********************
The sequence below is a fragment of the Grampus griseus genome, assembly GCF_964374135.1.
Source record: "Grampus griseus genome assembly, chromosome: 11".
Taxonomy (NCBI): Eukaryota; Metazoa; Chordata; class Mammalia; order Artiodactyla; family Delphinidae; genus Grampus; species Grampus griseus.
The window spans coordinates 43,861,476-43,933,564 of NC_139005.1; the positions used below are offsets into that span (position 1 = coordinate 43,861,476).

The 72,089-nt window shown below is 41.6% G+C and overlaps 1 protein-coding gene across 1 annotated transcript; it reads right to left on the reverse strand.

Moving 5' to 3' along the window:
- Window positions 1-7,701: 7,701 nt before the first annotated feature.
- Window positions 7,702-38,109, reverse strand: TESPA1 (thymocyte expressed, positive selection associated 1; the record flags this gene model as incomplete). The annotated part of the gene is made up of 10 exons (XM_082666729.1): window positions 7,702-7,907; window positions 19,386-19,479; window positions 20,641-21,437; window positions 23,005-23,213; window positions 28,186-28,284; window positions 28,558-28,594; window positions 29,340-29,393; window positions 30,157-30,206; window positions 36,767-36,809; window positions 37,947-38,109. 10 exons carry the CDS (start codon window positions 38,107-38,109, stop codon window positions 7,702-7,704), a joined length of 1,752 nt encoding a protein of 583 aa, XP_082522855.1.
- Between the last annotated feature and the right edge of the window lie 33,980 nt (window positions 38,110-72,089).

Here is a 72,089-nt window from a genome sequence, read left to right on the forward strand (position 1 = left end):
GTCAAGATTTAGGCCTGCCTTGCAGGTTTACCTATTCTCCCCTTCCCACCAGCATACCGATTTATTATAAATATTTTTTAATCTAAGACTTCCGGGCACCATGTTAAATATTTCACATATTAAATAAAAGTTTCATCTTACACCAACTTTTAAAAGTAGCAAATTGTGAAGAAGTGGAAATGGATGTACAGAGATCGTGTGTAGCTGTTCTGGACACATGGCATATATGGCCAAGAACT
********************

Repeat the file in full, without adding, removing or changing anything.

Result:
The sequence below is a fragment of the Grampus griseus genome, assembly GCF_964374135.1.
Source record: "Grampus griseus genome assembly, chromosome: 11".
Taxonomy (NCBI): Eukaryota; Metazoa; Chordata; class Mammalia; order Artiodactyla; family Delphinidae; genus Grampus; species Grampus griseus.
The window spans coordinates 43,861,476-43,933,564 of NC_139005.1; the positions used below are offsets into that span (position 1 = coordinate 43,861,476).

The 72,089-nt window shown below is 41.6% G+C and overlaps 1 protein-coding gene across 1 annotated transcript; it reads right to left on the reverse strand.

Moving 5' to 3' along the window:
- Window positions 1-7,701: 7,701 nt before the first annotated feature.
- Window positions 7,702-38,109, reverse strand: TESPA1 (thymocyte expressed, positive selection associated 1; the record flags this gene model as incomplete). The annotated part of the gene is made up of 10 exons (XM_082666729.1): window positions 7,702-7,907; window positions 19,386-19,479; window positions 20,641-21,437; window positions 23,005-23,213; window positions 28,186-28,284; window positions 28,558-28,594; window positions 29,340-29,393; window positions 30,157-30,206; window positions 36,767-36,809; window positions 37,947-38,109. 10 exons carry the CDS (start codon window positions 38,107-38,109, stop codon window positions 7,702-7,704), a joined length of 1,752 nt encoding a protein of 583 aa, XP_082522855.1.
- Between the last annotated feature and the right edge of the window lie 33,980 nt (window positions 38,110-72,089).

Here is a 72,089-nt window from a genome sequence, read left to right on the forward strand (position 1 = left end):
GTCAAGATTTAGGCCTGCCTTGCAGGTTTACCTATTCTCCCCTTCCCACCAGCATACCGATTTATTATAAATATTTTTTAATCTAAGACTTCCGGGCACCATGTTAAATATTTCACATATTAAATAAAAGTTTCATCTTACACCAACTTTTAAAAGTAGCAAATTGTGAAGAAGTGGAAATGGATGTACAGAGATCGTGTGTAGCTGTTCTGGACACATGGCATATATGGCCAAGAACT